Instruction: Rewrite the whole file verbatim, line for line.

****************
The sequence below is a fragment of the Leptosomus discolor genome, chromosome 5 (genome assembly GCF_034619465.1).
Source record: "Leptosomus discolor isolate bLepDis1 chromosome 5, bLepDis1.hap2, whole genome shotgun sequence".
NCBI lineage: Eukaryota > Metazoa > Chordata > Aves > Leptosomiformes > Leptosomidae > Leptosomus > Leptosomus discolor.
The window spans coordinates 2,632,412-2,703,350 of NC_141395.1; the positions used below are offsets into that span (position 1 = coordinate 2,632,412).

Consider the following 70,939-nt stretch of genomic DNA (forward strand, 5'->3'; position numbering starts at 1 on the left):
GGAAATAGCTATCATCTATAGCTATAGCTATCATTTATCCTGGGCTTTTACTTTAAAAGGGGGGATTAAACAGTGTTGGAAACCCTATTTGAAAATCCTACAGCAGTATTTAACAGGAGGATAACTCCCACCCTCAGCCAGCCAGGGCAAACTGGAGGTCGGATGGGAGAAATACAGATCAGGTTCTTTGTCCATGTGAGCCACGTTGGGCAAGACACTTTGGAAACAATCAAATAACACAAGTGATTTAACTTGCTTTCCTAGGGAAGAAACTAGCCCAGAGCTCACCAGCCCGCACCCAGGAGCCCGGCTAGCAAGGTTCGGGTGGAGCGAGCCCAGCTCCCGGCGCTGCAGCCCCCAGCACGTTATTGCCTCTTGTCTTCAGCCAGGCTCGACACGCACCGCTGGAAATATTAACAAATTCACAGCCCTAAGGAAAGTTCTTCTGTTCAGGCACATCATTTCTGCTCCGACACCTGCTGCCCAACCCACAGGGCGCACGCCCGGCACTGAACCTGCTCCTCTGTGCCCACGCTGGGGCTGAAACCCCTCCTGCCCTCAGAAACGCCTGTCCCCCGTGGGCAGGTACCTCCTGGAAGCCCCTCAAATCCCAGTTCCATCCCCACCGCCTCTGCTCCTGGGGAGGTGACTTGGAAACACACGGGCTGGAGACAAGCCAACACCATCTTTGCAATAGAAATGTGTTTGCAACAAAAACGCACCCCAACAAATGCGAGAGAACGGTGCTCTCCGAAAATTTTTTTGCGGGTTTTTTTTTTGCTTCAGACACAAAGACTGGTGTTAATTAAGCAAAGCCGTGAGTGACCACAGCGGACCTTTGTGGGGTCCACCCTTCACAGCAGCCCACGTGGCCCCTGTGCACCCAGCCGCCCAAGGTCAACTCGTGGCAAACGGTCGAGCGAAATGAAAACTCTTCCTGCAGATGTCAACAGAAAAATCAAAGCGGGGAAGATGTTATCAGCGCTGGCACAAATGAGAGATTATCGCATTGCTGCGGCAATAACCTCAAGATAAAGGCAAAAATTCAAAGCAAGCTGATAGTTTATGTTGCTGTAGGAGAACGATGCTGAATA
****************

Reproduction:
The sequence below is a fragment of the Leptosomus discolor genome, chromosome 5 (genome assembly GCF_034619465.1).
Source record: "Leptosomus discolor isolate bLepDis1 chromosome 5, bLepDis1.hap2, whole genome shotgun sequence".
NCBI lineage: Eukaryota > Metazoa > Chordata > Aves > Leptosomiformes > Leptosomidae > Leptosomus > Leptosomus discolor.
The window spans coordinates 2,632,412-2,703,350 of NC_141395.1; the positions used below are offsets into that span (position 1 = coordinate 2,632,412).

Consider the following 70,939-nt stretch of genomic DNA (forward strand, 5'->3'; position numbering starts at 1 on the left):
GGAAATAGCTATCATCTATAGCTATAGCTATCATTTATCCTGGGCTTTTACTTTAAAAGGGGGGATTAAACAGTGTTGGAAACCCTATTTGAAAATCCTACAGCAGTATTTAACAGGAGGATAACTCCCACCCTCAGCCAGCCAGGGCAAACTGGAGGTCGGATGGGAGAAATACAGATCAGGTTCTTTGTCCATGTGAGCCACGTTGGGCAAGACACTTTGGAAACAATCAAATAACACAAGTGATTTAACTTGCTTTCCTAGGGAAGAAACTAGCCCAGAGCTCACCAGCCCGCACCCAGGAGCCCGGCTAGCAAGGTTCGGGTGGAGCGAGCCCAGCTCCCGGCGCTGCAGCCCCCAGCACGTTATTGCCTCTTGTCTTCAGCCAGGCTCGACACGCACCGCTGGAAATATTAACAAATTCACAGCCCTAAGGAAAGTTCTTCTGTTCAGGCACATCATTTCTGCTCCGACACCTGCTGCCCAACCCACAGGGCGCACGCCCGGCACTGAACCTGCTCCTCTGTGCCCACGCTGGGGCTGAAACCCCTCCTGCCCTCAGAAACGCCTGTCCCCCGTGGGCAGGTACCTCCTGGAAGCCCCTCAAATCCCAGTTCCATCCCCACCGCCTCTGCTCCTGGGGAGGTGACTTGGAAACACACGGGCTGGAGACAAGCCAACACCATCTTTGCAATAGAAATGTGTTTGCAACAAAAACGCACCCCAACAAATGCGAGAGAACGGTGCTCTCCGAAAATTTTTTTGCGGGTTTTTTTTTTGCTTCAGACACAAAGACTGGTGTTAATTAAGCAAAGCCGTGAGTGACCACAGCGGACCTTTGTGGGGTCCACCCTTCACAGCAGCCCACGTGGCCCCTGTGCACCCAGCCGCCCAAGGTCAACTCGTGGCAAACGGTCGAGCGAAATGAAAACTCTTCCTGCAGATGTCAACAGAAAAATCAAAGCGGGGAAGATGTTATCAGCGCTGGCACAAATGAGAGATTATCGCATTGCTGCGGCAATAACCTCAAGATAAAGGCAAAAATTCAAAGCAAGCTGATAGTTTATGTTGCTGTAGGAGAACGATGCTGAATA